There are some important factors to consider with these updates however. With more in depth digital marketing campaigns using customer segmentation and analysis to ‘design’ their ideal customer using specific data this will no longer be as easy or even possible to do. Digital marketing strategies will have to become more anonymized which may impede many Pay Per Click & paid digital ad campaigns.
Activation Will Become More Difficult
Due to 3rd party cookies being the main vehicle for audience targeting & retargeting for the past decade, PPC ad managers have relied on them to target users to the relevant demographics browsing the internet.
This will lead to using a more contextual form of targeting, for example advertising to fans of sports by displaying adverts on BTSport.com.
Measurement Analytics Won’t Be Impacted.. Too Much
Measuring the performance of PPC & Display advertising campaigns will only be affected marginally. This is because typically the metrics are measured using primarily 1st party cookies. This means the main data metrics such as click through rate won’t be affected. However, data such as audience analysis, demographics & multi- touch analysis will be impacted.
The Importance Of Fledge & Floc
No, these aren’t new cleaning products but rather Google’s answer to measuring and targeting users on their platforms. Their commitment to the Privacy Sandbox has meant that cookies are going to become a thing of the past leaving a large hole in the way data is collected online in compliance with data laws.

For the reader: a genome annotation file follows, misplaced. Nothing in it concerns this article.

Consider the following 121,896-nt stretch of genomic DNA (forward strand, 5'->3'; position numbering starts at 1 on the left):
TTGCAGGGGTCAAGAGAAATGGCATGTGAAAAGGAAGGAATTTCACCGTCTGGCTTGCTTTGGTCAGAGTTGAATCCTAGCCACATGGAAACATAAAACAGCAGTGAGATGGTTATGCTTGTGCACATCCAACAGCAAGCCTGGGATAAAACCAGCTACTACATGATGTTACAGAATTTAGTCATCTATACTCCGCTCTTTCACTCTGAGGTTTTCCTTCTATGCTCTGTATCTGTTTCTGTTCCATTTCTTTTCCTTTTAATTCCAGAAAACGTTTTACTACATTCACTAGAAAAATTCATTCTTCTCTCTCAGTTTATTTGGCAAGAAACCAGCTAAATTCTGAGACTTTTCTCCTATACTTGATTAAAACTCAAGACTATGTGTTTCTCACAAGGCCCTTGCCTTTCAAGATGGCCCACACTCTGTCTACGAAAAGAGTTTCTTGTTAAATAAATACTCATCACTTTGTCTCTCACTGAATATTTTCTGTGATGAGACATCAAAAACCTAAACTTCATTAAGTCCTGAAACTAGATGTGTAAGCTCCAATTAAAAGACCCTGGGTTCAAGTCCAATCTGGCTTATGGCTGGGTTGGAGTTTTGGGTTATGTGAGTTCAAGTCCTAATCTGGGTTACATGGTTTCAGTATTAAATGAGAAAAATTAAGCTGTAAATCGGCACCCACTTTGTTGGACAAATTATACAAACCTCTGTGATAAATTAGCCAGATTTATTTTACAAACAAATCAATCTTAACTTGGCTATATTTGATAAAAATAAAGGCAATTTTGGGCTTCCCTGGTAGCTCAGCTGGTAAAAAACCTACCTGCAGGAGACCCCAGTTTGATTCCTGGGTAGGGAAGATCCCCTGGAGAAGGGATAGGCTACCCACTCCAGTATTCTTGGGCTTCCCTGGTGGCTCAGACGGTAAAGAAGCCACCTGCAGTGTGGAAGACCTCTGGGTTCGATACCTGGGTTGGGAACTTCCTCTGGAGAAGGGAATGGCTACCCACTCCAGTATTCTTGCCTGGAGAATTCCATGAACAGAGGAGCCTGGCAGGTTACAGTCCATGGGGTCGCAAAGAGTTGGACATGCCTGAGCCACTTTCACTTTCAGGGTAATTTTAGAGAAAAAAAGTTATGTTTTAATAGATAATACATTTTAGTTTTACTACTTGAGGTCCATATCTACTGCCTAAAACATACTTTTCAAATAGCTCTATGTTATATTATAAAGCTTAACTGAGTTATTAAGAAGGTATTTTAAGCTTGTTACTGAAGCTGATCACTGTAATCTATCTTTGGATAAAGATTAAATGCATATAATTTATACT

Floc is short for Federated Learning of Cohorts and essentially means that searches & online adverts are going to put emphasis on interest- based advertising. Essentially, Floc is the replacement for audience targeting. Chrome will build an ad interest profile for each user locally.
Users will be classified into cohorts with similar interests, which may then be targeted by advertising while maintaining user privacy, and Google will keep the data local to the browser itself. This can be broken down into 3 key categories:
- 1st party & Contextual Information
- Put this ad on web pages about travelling
- General information about user interests
- Show this advert to people who love Medittarenean food
- Specific Previous Actions
- Offer a discount on the holiday you started to book
Fledge on the other hand stands for First Locally- Executed Decision Over Groups Experiments. Without getting too bogged down in google’s naming formats, Fledge just means that interactions with brands and other websites will be stored within the browser also.
The Future Of SEO, Analytics & User Data
Both Apple & Google are releasing large data security related updates through 2021 which means there is going to be some fairly substantial waves made in the use of our data online, especially for digital marketers, advertisers & businesses.
This won’t affect the way in which we search too much yet however, in the future it will mean there may be an even bigger shift towards user intent related content on your website. Whilst that is a large focus already, personalizing ad campaigns to a user will become more difficult, making way for searches that match the users search much more specifically.
Preparing For A Cookie-Less Internet
Ultimately, as a digital marketing agency this means concentrating the adjustments that will occur over the next few years to ensure that we are able to target potential customers with both focused SEO & PPC campaigns. The main goal of Google as a search engine is for the end-user to find appropriate search results.
The main takeaways to focus on for these large data changes are:
- Expect to see 3rd party cookies take a lesser role soon & new data collection methods take over.
- Your website should be fully compliant with GDPR and user consent rules to ensure there are no penalisations to your website’s SEO.